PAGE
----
DURHAM — Wangechi Mutu’s work is as nakedly revealing as any you’ll ever see. The Kenyan-born artist’s multi-media collages, in which figures constructed from found-art clippings inhabit dark dreamscapes, course with images evoking issues of sex, power and colonialism.
The work is so bold that it’s hard to imagine the artist feeling apprehension or self-consciousness. But Mutu is feeling that way about some parts of “A Fantastic Journey,” her new show at Duke University’s Nasher Museum of Art. It includes a number of drawings from Mutu’s private sketchbooks, which she never intended for public display. Getting Mutu to agree to show them was a major coup for the museum, and took a lot of cajoling from Nasher curator Trevor Schoonmaker.
“I’m still nervous about showing them,” Mutu said on a recent Sunday, during a break from an on-site mural she was completing as part of the show. “The sketches are an ongoing, very personal archive of thoughts and experiences going back to when I was in graduate school. They’re very uninhibited images I didn’t try to assess before drawing them. So they’re hard for me to show, little kernels of secrets and personal knowledge about me.”
“A Fantastic Journey” is the 40-year-old Mutu’s first career survey in the United States. It’s a retrospective spanning more than a decade, with 50-plus pieces drawn from museums and private collections across America and Europe. Following its Nasher run, it will show in Brooklyn, Miami and Chicago.
Eventually, a sizable chunk of the show will wind up back at the Nasher as part of the museum’s permanent collection – “Family Tree,” a series of 13 collages Mutu used to depict her own creation mythology. Schoonmaker has been a champion of Mutu’s work ever since they met in 1999, when she was a Yale graduate student and he worked at a gallery in New York.
When Schoonmaker curated a 2003 show about Afrobeat pioneer Fela Anikulapo-Kuti, he commissioned Mutu to do a piece. Her contribution was “Yo Mama,” a tribute to Fela’s mother (a major figure in Nigerian politics), which is part of “A Fantastic Journey.” The piece shows its subject crouched in spiked heels holding the beheaded body of a snake that stretches to what may or may not be another planet.
“A lot of Wangechi’s early work is from this totally sci-fi kind of world that seems almost interplanetary,” Schoonmaker said. “That theme of being between two worlds was already there.”
Severed heads recur throughout “A Fantastic Journey,” along with suggestive poses that straddle the line between eroticism and violence. “Riding Death in My Sleep” features a woman crouching over a globe, as a winged snake with an elephant’s head flies by. You don’t have to dig too far to find commentary about Westerners’ stereotypical perceptions of African culture.
“Her collages and drawings are grotesque but also erotic,” Schoonmaker said. “Certainly the violence in her work equals the beauty in it. There’s a lot about power dynamics and hierarchies, interplay between big and small figures where it’s not clear who is propping up who. She creates this otherworldly fairytale realm with beautiful images plus a menacing aspect, which enables her to talk about important social, political and cultural issues. It’s not ham-fisted or didactic, it’s very layered and subtle – her message if not the imagery.”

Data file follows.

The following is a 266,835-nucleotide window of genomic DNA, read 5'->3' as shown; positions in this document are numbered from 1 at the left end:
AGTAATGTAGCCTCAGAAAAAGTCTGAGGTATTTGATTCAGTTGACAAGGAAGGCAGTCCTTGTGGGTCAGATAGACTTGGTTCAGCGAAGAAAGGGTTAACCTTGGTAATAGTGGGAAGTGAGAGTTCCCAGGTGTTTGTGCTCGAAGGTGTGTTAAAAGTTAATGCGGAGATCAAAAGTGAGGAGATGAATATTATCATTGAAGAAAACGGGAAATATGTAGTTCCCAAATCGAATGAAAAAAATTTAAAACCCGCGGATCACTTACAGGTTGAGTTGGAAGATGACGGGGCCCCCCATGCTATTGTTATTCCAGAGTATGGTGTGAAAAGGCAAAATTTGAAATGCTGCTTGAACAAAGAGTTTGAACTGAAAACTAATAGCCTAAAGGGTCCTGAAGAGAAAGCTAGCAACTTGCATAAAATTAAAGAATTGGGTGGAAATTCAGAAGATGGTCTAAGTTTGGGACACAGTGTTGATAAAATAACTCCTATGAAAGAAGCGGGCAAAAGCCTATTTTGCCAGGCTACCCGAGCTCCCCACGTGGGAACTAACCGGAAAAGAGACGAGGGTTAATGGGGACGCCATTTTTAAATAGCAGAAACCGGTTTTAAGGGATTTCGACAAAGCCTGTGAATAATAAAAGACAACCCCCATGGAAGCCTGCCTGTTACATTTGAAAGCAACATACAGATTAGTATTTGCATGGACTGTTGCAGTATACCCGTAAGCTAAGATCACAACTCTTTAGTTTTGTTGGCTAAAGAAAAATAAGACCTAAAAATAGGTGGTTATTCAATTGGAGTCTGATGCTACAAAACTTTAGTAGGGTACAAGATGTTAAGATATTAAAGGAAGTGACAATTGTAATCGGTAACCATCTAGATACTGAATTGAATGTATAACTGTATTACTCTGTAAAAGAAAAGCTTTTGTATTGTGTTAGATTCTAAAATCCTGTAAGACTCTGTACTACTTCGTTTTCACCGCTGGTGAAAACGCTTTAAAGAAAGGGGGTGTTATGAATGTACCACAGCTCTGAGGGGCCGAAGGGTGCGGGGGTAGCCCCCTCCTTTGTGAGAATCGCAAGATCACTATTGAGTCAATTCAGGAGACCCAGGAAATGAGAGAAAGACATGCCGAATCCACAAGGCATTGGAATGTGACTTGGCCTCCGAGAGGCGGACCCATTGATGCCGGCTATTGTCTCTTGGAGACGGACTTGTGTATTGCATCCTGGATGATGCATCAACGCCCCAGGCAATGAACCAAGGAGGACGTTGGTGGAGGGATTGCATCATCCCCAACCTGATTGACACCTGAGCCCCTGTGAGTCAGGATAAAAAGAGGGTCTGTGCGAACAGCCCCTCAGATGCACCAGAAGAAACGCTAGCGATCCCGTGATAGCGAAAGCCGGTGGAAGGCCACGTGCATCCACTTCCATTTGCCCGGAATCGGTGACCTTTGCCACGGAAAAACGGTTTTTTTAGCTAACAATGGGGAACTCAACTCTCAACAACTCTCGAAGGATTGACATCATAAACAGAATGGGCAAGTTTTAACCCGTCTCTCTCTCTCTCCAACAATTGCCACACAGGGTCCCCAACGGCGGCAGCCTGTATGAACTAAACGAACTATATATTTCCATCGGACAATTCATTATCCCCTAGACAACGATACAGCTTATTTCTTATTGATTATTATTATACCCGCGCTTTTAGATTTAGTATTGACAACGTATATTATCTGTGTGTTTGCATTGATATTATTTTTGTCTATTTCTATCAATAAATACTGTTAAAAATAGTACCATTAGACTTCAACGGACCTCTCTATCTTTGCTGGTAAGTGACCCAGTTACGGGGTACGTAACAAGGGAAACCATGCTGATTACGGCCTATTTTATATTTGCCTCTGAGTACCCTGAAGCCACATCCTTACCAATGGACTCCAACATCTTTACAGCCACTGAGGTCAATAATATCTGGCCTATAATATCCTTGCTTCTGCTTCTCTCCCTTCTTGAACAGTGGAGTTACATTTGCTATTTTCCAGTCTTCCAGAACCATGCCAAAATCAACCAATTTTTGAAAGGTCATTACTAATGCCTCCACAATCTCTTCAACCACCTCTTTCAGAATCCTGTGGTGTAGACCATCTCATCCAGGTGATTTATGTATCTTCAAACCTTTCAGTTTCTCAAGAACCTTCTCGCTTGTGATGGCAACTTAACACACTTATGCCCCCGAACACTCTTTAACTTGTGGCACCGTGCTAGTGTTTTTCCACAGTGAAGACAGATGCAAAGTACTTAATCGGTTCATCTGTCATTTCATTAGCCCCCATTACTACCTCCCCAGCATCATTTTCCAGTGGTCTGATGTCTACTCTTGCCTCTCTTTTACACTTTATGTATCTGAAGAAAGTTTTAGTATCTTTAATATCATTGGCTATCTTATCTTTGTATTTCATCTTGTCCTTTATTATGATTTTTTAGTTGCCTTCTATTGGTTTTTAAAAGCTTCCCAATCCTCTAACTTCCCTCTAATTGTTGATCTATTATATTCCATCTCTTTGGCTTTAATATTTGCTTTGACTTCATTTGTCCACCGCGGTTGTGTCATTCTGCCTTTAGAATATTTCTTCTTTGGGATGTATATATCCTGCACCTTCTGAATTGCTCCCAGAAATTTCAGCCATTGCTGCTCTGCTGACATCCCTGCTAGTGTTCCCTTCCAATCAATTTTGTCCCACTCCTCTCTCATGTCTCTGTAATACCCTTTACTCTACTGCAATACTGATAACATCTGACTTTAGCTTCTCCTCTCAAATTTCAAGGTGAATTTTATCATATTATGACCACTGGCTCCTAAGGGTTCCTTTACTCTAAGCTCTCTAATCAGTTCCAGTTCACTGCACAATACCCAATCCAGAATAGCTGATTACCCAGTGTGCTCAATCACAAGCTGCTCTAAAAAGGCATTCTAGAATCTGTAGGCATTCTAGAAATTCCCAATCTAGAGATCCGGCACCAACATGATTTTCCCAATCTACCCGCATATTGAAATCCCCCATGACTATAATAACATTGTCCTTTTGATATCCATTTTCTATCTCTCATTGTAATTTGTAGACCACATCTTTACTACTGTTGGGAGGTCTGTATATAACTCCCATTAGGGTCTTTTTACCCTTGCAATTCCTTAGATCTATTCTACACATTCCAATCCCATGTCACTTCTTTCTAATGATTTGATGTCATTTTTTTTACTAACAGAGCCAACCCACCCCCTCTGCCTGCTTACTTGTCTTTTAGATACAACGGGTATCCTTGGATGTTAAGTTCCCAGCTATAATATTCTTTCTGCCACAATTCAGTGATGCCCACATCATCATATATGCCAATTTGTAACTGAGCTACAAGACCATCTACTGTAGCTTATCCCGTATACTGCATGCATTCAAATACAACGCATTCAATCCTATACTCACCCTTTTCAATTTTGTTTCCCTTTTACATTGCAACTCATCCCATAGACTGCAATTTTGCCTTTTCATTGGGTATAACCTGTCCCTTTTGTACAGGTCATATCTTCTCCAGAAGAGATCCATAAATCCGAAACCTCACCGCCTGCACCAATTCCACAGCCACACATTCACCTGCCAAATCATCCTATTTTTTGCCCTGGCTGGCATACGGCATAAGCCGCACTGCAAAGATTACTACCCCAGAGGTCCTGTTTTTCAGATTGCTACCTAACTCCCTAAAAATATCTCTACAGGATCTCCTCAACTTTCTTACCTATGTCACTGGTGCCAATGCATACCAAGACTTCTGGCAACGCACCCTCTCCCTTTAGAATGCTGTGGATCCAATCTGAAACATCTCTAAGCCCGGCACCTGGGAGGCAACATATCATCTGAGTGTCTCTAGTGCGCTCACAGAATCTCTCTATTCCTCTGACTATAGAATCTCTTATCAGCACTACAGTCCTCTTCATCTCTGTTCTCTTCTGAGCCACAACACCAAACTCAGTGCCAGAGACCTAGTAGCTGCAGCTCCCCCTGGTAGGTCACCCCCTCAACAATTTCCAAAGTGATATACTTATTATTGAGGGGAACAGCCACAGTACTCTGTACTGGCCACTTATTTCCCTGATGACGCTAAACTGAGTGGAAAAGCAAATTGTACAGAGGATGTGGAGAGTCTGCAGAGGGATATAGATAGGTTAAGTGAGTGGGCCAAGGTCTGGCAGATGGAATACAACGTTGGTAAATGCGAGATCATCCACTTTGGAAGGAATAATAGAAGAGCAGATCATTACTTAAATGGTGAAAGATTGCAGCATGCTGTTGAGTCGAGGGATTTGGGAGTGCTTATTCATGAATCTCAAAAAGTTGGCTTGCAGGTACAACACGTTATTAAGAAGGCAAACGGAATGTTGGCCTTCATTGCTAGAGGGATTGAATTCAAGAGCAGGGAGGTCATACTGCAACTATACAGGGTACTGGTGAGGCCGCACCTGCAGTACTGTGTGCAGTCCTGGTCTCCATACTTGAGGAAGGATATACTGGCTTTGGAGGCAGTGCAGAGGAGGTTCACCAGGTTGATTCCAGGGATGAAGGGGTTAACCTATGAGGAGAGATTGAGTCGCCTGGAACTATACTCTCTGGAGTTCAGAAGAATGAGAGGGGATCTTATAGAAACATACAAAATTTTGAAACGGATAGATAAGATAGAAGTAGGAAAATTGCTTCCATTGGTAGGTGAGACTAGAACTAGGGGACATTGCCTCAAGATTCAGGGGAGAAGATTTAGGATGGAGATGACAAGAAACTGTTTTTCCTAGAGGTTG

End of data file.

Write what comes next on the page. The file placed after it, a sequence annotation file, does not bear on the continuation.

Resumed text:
Most of “A Fantastic Journey” consists of pictures on walls, but there are also a few striking videos. “Amazing Grace” shows Mutu walking into the ocean while singing the well-known spiritual in the Kikuyu dialect of her native Kenya. And “The End of Eating Everything,” a collaboration with the pop star Santigold, is a disturbing and somewhat icky meditation on gluttony run amok.
“A lot of her works are about the idea of consumption,” Schoonmaker said. “Society and the media’s consumption of women comes up a lot, as does everyone consuming natural resources without care for the future. She brings together all these crazy elements. Her women are composite figures constructed from cutouts of animals and ethnographic imagery in National Geographic, fashion magazines, even pornography. And she’ll also use pictures from motorcycle magazines to create this cyborg-looking robotic effect. Everything is interconnected. Hybridity is a huge element in her work.”
That said, some parts of the show display a playful aspect. The gallery space has been integrated into the show to an unusual degree for a contemporary-art exhibit, with a tree-like piece made from felt-like blankets to evoke the feel of a dark forest.
One of the first things you’ll encounter inside the gallery is “Suspended Playtime,” 44 balls made from trash bags and shredded paper. They’re in a close cluster that you can just barely walk through, suspended from the ceiling to just above the floor. It looks like something you’d see in a children’s play space.
“That mimics the not-very-expert footballs that kids make in poor places where they can’t afford to buy them,” Mutu said. “I wanted to rework this idea of using discarded materials to build something, and for the piece to be playful. For some reason, kids understand this immediately in a visceral and intuitive way and know what to do with it. Adults are less likely to walk in it, while kids are very drawn to it. They’re all near the ground where young people can assess them with their playful intellects.”
Menconi: 919-829-4759 or blogs.newsobserver.com/beat